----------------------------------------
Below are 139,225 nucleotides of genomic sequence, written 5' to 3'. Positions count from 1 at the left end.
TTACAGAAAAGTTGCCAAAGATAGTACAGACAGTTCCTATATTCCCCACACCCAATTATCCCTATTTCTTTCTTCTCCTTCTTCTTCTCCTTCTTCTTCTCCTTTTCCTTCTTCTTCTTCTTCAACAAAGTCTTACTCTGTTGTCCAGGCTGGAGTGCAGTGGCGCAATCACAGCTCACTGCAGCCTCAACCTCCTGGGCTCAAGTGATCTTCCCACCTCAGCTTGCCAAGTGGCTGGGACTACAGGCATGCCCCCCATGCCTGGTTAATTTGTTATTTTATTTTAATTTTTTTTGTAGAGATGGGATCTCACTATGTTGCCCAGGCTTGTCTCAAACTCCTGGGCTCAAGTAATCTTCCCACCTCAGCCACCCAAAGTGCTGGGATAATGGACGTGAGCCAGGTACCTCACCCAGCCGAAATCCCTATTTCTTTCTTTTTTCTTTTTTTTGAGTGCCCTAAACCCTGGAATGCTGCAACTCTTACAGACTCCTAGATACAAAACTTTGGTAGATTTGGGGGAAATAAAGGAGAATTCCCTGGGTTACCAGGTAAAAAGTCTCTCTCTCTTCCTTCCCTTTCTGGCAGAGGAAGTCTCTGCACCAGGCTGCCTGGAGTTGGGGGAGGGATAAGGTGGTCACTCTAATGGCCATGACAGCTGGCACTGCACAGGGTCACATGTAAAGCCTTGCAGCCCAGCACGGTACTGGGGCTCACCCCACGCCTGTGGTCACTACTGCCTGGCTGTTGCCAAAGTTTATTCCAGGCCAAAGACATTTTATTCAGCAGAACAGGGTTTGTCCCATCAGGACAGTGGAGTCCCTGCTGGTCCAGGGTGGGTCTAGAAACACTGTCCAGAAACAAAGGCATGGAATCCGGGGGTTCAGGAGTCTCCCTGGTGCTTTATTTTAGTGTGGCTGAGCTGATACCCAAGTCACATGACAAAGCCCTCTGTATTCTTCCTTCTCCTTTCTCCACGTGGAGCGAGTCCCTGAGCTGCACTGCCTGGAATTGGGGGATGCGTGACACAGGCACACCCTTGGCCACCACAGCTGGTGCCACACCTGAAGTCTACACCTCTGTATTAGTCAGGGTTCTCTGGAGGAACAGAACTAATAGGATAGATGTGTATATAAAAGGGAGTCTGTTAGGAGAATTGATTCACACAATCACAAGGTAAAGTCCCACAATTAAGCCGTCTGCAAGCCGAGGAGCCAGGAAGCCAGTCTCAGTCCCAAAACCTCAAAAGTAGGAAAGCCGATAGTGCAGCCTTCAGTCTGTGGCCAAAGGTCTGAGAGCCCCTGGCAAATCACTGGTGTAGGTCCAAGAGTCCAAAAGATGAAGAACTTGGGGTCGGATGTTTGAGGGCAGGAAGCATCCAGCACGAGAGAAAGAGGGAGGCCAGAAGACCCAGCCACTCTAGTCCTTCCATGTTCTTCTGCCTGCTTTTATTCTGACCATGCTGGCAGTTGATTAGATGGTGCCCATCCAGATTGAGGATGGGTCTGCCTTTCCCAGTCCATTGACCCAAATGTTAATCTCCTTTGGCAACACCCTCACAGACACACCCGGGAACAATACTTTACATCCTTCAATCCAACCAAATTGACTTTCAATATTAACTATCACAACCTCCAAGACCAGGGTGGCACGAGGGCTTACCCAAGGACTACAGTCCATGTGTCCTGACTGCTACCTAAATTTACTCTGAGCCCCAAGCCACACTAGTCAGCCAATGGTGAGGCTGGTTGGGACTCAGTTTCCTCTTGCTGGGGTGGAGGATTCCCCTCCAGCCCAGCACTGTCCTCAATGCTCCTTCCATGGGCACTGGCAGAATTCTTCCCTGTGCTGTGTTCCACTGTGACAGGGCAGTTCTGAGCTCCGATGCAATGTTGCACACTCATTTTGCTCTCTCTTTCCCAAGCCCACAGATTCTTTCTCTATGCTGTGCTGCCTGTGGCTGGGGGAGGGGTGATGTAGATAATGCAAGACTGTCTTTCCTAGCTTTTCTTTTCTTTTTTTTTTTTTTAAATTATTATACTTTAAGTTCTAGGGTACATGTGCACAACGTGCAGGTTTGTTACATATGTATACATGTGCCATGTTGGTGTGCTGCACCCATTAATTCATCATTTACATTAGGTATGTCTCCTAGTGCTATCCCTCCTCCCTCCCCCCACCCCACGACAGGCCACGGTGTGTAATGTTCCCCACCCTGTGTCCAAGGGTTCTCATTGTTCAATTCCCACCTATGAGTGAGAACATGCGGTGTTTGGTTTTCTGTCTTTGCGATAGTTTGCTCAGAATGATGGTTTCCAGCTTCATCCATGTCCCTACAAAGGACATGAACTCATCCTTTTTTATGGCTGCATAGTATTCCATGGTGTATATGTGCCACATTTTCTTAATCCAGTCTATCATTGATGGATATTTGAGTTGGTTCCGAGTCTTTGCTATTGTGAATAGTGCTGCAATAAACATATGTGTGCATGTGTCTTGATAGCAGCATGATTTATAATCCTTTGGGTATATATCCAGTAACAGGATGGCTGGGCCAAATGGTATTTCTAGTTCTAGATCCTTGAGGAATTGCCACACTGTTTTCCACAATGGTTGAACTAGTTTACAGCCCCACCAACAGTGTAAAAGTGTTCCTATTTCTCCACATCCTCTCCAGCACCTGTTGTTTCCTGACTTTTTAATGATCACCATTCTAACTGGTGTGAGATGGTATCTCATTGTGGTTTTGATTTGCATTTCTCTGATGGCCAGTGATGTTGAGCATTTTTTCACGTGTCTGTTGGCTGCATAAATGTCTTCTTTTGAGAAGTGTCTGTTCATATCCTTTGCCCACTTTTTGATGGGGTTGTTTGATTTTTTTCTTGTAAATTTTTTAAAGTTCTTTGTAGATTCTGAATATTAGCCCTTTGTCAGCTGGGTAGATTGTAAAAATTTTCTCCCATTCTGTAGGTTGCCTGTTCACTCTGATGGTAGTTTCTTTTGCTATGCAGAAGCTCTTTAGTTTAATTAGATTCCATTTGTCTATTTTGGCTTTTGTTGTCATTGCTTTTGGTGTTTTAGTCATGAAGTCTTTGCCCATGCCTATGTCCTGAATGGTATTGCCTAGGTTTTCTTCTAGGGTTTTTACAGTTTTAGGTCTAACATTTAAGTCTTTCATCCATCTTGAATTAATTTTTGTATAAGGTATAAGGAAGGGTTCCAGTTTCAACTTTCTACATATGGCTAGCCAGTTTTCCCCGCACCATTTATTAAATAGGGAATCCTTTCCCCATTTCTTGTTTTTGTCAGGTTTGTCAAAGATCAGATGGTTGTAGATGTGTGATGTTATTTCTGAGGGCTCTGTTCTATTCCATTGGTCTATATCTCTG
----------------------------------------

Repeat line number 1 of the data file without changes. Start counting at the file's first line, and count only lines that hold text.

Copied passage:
Below are 139,225 nucleotides of genomic sequence, written 5' to 3'. Positions count from 1 at the left end.